Aging Options

Caring for a Loved One with Dementia Takes Huge Financial, Emotional Toll

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Every year in late September, people around the globe observe World Alzheimer’s Day. Last fall, to mark the occasion, an organization called released the results of a survey that showed just how burdensome caring for a loved one with Alzheimer’s disease and other forms of dementia can be. The poll demonstrates what many already suspected: that caring for a loved one with dementia is far more costly and emotionally draining than any other type of care. Because we get so many questions about this issue at AgingOptions, we decided this article and the concerns it raises are worth a fresh look.

The details about this cost-of-care survey were published in this article which appeared about six months ago on the website of Time magazine. While the article is a few months old, it still makes for sobering reading, and above all it points out the need for honest conversations between family members who may be facing some vital caregiving decisions.

According to the research survey, caregivers looking after loved ones suffering from health conditions other than dementia are indeed bearing a heavy financial burden: just over 10 percent report that their out-of-pocket caregiving costs exceed $20,000 annually. But for those caring for dementia sufferers that figure is almost twice as high, as they shell out even more money for food, transportation, medical care, clothing and a host of other unreimbursed expenses. Nearly 20% are paying out $20,000 or more and at least 40% peg their costs at $5,000-plus. Of course, the financial expense is just one element of the true cost. “The disease takes an enormous toll on families, emotionally, physically, and financially,” says the Time article. “It devours their loved ones and, in the process, can swallow life savings whole.”

What’s often hardest to bear, the article explains, is the progressive worsening of the disease. In the early stages patients may retain a degree of independence, but over time – sometimes sooner than expected – “people need round-the-clock care, making it very difficult for them to remain in their homes,” says Time. This is the devastating prognosis for five million Americans presently suffering with a diagnosis of Alzheimer’s disease, which has no cure and no proven lasting treatment.

Once a patient requires nursing home care, Medicaid may pay the cost depending on the individual’s financial condition. This also applies to in-home care: some people can qualify for some assistance under Medicaid regulations to cover so-called custodial costs at home – assistance related to eating, bathing, dressing and other activities of daily living. But many families, especially middle-income households, will not qualify, and are often on their own to cope with rising costs and escalating needs.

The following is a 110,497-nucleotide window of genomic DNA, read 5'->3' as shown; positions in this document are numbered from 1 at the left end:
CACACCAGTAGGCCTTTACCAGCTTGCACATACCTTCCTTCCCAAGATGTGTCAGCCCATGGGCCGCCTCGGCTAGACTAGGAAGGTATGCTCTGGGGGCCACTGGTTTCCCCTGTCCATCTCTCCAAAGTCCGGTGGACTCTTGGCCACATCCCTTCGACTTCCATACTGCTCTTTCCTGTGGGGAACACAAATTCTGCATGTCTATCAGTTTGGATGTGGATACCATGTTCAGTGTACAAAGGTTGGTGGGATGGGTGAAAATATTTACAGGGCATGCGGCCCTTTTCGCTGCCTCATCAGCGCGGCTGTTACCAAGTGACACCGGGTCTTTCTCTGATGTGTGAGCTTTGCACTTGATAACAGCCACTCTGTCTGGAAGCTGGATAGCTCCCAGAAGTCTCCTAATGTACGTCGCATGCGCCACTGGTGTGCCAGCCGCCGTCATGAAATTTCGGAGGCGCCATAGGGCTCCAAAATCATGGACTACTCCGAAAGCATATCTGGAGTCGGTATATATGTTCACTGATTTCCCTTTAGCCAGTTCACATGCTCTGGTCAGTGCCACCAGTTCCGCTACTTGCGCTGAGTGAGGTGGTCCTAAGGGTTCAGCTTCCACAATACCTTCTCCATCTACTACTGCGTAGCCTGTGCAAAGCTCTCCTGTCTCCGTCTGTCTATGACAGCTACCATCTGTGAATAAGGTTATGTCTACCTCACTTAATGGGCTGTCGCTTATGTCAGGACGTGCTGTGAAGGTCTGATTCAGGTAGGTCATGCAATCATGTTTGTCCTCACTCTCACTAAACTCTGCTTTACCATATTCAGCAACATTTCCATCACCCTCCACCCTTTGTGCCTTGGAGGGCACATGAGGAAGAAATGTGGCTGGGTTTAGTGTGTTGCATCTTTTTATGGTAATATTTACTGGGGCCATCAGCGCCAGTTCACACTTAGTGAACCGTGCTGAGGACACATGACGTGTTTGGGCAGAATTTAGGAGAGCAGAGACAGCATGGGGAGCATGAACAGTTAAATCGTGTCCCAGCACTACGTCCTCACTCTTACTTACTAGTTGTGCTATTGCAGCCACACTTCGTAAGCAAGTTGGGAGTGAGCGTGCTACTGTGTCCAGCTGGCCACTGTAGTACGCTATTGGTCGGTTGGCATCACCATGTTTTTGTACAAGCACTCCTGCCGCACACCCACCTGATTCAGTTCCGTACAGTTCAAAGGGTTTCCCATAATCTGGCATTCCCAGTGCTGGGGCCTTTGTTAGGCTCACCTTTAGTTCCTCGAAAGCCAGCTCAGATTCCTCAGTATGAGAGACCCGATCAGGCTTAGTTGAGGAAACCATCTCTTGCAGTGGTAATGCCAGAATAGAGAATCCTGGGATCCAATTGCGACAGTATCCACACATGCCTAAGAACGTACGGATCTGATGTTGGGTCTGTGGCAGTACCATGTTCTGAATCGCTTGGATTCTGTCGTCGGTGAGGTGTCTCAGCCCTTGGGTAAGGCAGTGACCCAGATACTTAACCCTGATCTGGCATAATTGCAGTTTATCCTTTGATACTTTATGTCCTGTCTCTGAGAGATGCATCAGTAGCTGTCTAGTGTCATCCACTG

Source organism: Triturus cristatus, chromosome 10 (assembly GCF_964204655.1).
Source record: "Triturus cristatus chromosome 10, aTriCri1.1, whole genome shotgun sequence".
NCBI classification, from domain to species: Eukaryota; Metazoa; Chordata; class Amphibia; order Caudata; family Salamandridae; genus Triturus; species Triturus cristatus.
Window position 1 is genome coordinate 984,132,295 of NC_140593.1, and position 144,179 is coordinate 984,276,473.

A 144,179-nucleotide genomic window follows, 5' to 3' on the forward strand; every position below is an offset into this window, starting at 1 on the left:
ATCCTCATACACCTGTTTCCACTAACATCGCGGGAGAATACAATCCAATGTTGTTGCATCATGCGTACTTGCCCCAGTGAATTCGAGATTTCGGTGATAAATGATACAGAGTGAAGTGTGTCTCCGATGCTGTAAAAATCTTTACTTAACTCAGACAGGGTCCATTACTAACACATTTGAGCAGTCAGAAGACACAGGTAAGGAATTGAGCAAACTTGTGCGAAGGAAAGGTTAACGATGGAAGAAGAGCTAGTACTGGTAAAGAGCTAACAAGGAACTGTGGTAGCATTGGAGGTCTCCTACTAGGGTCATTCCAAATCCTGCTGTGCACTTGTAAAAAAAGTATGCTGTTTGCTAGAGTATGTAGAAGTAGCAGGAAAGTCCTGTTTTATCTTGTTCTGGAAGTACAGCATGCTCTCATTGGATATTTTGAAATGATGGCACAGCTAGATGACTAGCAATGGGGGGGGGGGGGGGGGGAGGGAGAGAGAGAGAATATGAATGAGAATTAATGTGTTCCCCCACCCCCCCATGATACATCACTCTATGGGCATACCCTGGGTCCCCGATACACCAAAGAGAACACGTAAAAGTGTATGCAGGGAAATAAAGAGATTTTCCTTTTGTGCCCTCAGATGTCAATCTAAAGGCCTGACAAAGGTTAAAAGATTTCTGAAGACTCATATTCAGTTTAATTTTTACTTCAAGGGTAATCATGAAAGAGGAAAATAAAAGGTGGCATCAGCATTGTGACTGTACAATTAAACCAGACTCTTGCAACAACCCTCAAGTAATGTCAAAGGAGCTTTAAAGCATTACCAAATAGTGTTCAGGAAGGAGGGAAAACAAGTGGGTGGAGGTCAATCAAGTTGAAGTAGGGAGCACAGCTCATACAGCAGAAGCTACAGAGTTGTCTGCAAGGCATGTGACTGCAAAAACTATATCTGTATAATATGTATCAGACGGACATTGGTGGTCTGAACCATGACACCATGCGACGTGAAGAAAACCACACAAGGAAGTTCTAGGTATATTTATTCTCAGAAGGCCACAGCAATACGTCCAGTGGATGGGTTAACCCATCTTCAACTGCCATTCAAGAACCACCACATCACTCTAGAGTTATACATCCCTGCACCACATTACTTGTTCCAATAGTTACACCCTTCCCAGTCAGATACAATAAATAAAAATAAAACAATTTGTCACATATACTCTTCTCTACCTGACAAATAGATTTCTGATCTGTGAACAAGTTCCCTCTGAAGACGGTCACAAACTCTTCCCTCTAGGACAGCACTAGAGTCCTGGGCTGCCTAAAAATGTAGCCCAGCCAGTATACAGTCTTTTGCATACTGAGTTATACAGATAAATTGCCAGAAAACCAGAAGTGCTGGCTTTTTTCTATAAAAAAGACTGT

Because of the pain faced by so many families, according to another article that appeared about the same time on the website, the issue of the costs of caregiving even figured in last fall’s Presidential election. Both Hillary Clinton and Donald Trump spoke about the caregiving crisis and each offered partial solutions to help soften the burden. While the details remain unclear, President Trump’s just-announced budget and tax initiatives are reported to include some form of financial breaks for those bearing the cost of caring for loved ones – not only those caring for children, but for house-bound adults as well.

Here at AgingOptions, we have heard sad stories from a great number of radio listeners, seminar guests and clients describing just how financially devastating caregiving costs can be. Our strong advice is to make careful plans early on, and have honest conversations among family members well before a health care crisis hits. This can start with a call to our office, because at AgingOptions we frequently conduct family meetings where all aspects of retirement and health care are carefully reviewed. We can help you and your family members understand your options and plan for the future so that you minimize the likelihood of unpleasant surprises. Contact us any time and let us serve as your guides through the often perplexing array of options and strategies concerning in-home care.

And for all your retirement planning concerns, why not do what hundreds have done and choose the one approach that takes all the key facets of retirement into account? This is the strategy we call LifePlanning, encompassing housing choices, medical needs, legal affairs, family communication and financial asset management in one comprehensive document. With your LifePlan in place, you have the blueprint you need to build a secure and rewarding retirement future.

Your next step is a simple one: attend one of our free LifePlanning Seminars, offered at locations throughout the area. You can click here for dates, times and online registration, or contact us for assistance during the week. Don’t face retirement unprepared! Let us serve as your guide. We’ll look forward to meeting you soon.

(originally reported at

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